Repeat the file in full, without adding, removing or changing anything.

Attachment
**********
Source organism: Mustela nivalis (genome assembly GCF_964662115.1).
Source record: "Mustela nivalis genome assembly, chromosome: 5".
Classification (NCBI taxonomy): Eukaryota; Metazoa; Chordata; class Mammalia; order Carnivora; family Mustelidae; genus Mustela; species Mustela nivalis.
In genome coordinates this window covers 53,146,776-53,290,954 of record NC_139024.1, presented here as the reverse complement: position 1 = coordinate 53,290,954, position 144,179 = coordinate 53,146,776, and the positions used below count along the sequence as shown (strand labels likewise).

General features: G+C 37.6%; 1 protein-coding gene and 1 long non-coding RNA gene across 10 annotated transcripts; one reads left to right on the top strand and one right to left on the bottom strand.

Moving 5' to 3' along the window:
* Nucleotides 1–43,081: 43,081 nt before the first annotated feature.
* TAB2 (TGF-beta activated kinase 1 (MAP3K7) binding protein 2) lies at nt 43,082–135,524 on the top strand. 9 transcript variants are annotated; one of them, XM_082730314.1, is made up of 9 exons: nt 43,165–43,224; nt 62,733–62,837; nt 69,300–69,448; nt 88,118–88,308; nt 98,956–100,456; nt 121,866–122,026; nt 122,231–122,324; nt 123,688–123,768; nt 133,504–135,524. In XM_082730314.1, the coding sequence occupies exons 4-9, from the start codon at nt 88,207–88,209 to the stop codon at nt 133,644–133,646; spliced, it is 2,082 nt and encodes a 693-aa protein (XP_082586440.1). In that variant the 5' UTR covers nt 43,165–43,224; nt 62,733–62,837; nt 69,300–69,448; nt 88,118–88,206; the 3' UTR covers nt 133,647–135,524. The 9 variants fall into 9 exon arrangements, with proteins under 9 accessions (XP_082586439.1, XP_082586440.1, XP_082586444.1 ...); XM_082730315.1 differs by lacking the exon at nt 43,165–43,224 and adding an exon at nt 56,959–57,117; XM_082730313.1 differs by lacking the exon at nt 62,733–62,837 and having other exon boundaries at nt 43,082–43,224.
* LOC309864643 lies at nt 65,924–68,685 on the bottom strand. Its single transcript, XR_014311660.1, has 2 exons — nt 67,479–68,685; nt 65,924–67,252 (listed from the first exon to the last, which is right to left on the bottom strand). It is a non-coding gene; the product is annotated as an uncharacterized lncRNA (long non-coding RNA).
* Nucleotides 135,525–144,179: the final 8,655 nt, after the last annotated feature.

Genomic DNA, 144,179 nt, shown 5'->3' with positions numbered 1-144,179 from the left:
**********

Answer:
Source organism: Mustela nivalis (genome assembly GCF_964662115.1).
Source record: "Mustela nivalis genome assembly, chromosome: 5".
Classification (NCBI taxonomy): Eukaryota; Metazoa; Chordata; class Mammalia; order Carnivora; family Mustelidae; genus Mustela; species Mustela nivalis.
In genome coordinates this window covers 53,146,776-53,290,954 of record NC_139024.1, presented here as the reverse complement: position 1 = coordinate 53,290,954, position 144,179 = coordinate 53,146,776, and the positions used below count along the sequence as shown (strand labels likewise).

General features: G+C 37.6%; 1 protein-coding gene and 1 long non-coding RNA gene across 10 annotated transcripts; one reads left to right on the top strand and one right to left on the bottom strand.

Moving 5' to 3' along the window:
* Nucleotides 1–43,081: 43,081 nt before the first annotated feature.
* TAB2 (TGF-beta activated kinase 1 (MAP3K7) binding protein 2) lies at nt 43,082–135,524 on the top strand. 9 transcript variants are annotated; one of them, XM_082730314.1, is made up of 9 exons: nt 43,165–43,224; nt 62,733–62,837; nt 69,300–69,448; nt 88,118–88,308; nt 98,956–100,456; nt 121,866–122,026; nt 122,231–122,324; nt 123,688–123,768; nt 133,504–135,524. In XM_082730314.1, the coding sequence occupies exons 4-9, from the start codon at nt 88,207–88,209 to the stop codon at nt 133,644–133,646; spliced, it is 2,082 nt and encodes a 693-aa protein (XP_082586440.1). In that variant the 5' UTR covers nt 43,165–43,224; nt 62,733–62,837; nt 69,300–69,448; nt 88,118–88,206; the 3' UTR covers nt 133,647–135,524. The 9 variants fall into 9 exon arrangements, with proteins under 9 accessions (XP_082586439.1, XP_082586440.1, XP_082586444.1 ...); XM_082730315.1 differs by lacking the exon at nt 43,165–43,224 and adding an exon at nt 56,959–57,117; XM_082730313.1 differs by lacking the exon at nt 62,733–62,837 and having other exon boundaries at nt 43,082–43,224.
* LOC309864643 lies at nt 65,924–68,685 on the bottom strand. Its single transcript, XR_014311660.1, has 2 exons — nt 67,479–68,685; nt 65,924–67,252 (listed from the first exon to the last, which is right to left on the bottom strand). It is a non-coding gene; the product is annotated as an uncharacterized lncRNA (long non-coding RNA).
* Nucleotides 135,525–144,179: the final 8,655 nt, after the last annotated feature.

Genomic DNA, 144,179 nt, shown 5'->3' with positions numbered 1-144,179 from the left: